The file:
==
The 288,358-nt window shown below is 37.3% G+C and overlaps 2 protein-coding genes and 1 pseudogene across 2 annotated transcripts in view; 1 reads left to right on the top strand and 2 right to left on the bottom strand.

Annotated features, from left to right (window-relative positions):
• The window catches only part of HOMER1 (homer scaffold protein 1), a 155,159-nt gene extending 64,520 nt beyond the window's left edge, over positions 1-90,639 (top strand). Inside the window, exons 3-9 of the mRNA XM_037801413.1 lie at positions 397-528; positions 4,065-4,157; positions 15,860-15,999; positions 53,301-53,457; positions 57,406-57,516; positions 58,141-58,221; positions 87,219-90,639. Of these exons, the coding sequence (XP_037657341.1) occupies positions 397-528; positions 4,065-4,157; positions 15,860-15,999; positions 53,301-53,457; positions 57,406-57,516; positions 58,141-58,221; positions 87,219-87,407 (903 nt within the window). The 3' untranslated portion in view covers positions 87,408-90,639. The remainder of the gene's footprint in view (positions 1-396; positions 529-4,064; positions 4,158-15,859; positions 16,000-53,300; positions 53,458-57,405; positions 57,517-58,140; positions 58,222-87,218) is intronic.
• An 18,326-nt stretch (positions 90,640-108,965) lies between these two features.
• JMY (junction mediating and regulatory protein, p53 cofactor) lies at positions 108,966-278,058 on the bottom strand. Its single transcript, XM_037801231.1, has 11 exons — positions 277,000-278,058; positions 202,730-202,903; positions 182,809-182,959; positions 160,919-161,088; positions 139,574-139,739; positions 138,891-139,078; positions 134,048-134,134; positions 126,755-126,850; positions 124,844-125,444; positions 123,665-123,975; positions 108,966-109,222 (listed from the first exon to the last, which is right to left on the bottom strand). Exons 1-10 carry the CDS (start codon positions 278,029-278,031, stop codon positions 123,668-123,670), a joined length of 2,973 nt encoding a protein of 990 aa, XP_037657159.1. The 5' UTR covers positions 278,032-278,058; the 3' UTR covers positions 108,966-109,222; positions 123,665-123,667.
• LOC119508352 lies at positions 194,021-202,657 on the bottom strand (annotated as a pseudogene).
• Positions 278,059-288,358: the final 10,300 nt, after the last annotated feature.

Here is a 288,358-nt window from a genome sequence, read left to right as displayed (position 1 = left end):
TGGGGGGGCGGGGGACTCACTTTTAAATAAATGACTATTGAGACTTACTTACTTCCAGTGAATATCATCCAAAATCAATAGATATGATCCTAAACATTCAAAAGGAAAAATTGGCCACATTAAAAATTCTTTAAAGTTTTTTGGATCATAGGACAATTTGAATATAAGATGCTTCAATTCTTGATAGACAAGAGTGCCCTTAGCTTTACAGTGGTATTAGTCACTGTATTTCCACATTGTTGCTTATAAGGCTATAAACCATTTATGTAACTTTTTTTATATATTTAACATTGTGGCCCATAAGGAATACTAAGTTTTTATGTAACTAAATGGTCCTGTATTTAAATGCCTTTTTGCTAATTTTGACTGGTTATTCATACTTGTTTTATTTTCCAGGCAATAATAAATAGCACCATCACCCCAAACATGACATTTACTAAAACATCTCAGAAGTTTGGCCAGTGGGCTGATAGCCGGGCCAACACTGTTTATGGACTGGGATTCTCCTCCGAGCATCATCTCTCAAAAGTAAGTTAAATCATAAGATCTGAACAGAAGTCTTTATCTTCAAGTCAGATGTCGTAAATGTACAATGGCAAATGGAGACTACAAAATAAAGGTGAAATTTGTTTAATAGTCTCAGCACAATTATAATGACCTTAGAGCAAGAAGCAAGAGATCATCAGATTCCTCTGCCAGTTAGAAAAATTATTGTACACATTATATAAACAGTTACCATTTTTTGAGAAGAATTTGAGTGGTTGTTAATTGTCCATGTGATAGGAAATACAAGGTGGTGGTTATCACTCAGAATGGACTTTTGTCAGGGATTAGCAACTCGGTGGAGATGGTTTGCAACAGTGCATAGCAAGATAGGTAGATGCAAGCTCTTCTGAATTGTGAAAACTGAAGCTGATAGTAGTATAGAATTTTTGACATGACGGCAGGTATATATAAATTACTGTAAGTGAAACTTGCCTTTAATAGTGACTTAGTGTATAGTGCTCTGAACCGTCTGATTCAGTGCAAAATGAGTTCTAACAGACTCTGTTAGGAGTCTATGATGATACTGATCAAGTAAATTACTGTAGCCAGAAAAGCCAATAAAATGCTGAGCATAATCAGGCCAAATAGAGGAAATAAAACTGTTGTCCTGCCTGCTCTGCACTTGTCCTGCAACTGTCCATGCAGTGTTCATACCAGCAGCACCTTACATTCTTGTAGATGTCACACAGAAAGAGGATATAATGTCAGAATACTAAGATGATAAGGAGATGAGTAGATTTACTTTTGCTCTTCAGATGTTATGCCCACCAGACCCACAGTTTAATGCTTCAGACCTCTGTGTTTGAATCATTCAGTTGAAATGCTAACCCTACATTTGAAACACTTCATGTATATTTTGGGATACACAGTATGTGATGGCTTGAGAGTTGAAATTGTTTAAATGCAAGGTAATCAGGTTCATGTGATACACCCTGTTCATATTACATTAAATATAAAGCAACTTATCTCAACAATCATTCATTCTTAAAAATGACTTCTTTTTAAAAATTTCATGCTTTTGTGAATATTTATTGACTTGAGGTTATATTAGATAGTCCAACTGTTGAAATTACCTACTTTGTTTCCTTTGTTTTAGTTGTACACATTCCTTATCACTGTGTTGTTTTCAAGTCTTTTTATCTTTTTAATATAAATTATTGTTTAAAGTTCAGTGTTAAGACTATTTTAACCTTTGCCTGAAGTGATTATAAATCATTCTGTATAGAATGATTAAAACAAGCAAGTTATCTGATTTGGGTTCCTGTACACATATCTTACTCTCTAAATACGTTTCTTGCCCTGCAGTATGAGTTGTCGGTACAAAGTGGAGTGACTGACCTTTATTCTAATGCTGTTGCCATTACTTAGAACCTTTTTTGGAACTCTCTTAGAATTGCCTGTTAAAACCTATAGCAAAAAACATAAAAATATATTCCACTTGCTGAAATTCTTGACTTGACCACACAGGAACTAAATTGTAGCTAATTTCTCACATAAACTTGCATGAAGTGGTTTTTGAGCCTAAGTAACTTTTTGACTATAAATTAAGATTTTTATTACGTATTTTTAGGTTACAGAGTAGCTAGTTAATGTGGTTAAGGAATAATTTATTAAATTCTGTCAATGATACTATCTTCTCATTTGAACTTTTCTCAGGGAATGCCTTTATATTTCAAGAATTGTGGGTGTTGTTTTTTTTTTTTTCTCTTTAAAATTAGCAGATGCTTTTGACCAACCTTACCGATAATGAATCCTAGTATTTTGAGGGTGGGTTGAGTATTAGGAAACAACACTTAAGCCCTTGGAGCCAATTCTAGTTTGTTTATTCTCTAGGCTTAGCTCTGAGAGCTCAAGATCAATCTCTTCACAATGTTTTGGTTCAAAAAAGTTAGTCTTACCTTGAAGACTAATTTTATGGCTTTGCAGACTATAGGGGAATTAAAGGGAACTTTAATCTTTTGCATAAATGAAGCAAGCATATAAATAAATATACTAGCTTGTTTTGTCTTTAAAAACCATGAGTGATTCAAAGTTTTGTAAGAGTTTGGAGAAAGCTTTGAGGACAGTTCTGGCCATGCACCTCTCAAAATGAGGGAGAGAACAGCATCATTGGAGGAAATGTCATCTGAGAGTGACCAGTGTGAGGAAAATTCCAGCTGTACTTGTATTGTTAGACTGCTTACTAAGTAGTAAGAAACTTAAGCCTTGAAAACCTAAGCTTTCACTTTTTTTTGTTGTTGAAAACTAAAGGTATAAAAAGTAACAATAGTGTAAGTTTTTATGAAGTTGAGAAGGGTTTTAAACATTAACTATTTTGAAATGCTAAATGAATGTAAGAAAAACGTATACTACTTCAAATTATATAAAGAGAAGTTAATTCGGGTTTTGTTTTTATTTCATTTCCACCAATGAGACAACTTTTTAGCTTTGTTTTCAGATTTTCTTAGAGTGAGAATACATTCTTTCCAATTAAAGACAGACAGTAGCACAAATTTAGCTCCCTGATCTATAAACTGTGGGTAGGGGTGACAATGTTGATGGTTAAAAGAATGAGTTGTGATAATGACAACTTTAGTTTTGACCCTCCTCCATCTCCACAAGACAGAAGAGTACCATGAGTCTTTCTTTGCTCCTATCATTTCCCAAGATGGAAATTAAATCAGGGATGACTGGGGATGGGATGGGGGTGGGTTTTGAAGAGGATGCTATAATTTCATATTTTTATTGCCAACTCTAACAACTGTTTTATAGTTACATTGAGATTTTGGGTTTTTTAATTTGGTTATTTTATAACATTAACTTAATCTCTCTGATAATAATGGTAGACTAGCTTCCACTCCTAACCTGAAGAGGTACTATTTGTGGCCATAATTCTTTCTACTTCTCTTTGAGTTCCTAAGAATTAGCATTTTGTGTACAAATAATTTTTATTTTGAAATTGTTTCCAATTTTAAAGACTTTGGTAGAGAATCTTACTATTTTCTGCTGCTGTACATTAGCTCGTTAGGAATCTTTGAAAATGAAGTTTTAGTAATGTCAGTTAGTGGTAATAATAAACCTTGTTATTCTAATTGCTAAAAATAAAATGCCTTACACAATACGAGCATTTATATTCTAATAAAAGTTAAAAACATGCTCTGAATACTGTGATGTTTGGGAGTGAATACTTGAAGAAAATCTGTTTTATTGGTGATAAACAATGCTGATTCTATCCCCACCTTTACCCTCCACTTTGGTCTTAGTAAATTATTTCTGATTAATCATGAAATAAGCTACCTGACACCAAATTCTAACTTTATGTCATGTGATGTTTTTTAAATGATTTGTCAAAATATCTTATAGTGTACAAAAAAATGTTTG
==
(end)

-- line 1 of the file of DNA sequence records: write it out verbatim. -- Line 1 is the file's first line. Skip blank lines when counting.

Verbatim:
The 288,358-nt window shown below is 37.3% G+C and overlaps 2 protein-coding genes and 1 pseudogene across 2 annotated transcripts in view; 1 reads left to right on the top strand and 2 right to left on the bottom strand.